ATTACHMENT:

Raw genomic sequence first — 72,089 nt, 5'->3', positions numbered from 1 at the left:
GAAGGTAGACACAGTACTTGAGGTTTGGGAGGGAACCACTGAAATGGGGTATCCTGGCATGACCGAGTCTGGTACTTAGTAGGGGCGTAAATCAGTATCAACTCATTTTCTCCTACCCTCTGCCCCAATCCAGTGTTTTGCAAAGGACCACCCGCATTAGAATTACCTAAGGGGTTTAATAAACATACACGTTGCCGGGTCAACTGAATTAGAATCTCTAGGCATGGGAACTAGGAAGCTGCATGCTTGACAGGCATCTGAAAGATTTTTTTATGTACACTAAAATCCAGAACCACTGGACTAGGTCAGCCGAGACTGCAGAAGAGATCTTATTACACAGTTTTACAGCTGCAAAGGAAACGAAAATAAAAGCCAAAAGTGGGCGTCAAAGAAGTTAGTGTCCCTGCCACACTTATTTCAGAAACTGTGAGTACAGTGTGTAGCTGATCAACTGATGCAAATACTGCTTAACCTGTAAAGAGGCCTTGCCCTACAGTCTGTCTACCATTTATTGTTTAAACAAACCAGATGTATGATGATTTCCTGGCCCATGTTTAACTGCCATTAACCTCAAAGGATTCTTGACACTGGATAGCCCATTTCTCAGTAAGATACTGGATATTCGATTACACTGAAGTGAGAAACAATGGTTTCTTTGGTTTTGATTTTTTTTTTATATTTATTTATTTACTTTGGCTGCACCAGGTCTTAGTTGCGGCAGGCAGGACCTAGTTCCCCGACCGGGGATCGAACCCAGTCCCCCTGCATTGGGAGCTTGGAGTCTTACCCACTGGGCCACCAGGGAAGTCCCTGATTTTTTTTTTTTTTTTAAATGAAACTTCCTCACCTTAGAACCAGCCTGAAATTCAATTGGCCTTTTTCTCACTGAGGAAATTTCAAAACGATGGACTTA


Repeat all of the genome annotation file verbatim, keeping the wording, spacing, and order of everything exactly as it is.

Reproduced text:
Raw genomic sequence first — 72,089 nt, 5'->3', positions numbered from 1 at the left:
GAAGGTAGACACAGTACTTGAGGTTTGGGAGGGAACCACTGAAATGGGGTATCCTGGCATGACCGAGTCTGGTACTTAGTAGGGGCGTAAATCAGTATCAACTCATTTTCTCCTACCCTCTGCCCCAATCCAGTGTTTTGCAAAGGACCACCCGCATTAGAATTACCTAAGGGGTTTAATAAACATACACGTTGCCGGGTCAACTGAATTAGAATCTCTAGGCATGGGAACTAGGAAGCTGCATGCTTGACAGGCATCTGAAAGATTTTTTTATGTACACTAAAATCCAGAACCACTGGACTAGGTCAGCCGAGACTGCAGAAGAGATCTTATTACACAGTTTTACAGCTGCAAAGGAAACGAAAATAAAAGCCAAAAGTGGGCGTCAAAGAAGTTAGTGTCCCTGCCACACTTATTTCAGAAACTGTGAGTACAGTGTGTAGCTGATCAACTGATGCAAATACTGCTTAACCTGTAAAGAGGCCTTGCCCTACAGTCTGTCTACCATTTATTGTTTAAACAAACCAGATGTATGATGATTTCCTGGCCCATGTTTAACTGCCATTAACCTCAAAGGATTCTTGACACTGGATAGCCCATTTCTCAGTAAGATACTGGATATTCGATTACACTGAAGTGAGAAACAATGGTTTCTTTGGTTTTGATTTTTTTTTTATATTTATTTATTTACTTTGGCTGCACCAGGTCTTAGTTGCGGCAGGCAGGACCTAGTTCCCCGACCGGGGATCGAACCCAGTCCCCCTGCATTGGGAGCTTGGAGTCTTACCCACTGGGCCACCAGGGAAGTCCCTGATTTTTTTTTTTTTTTTAAATGAAACTTCCTCACCTTAGAACCAGCCTGAAATTCAATTGGCCTTTTTCTCACTGAGGAAATTTCAAAACGATGGACTTA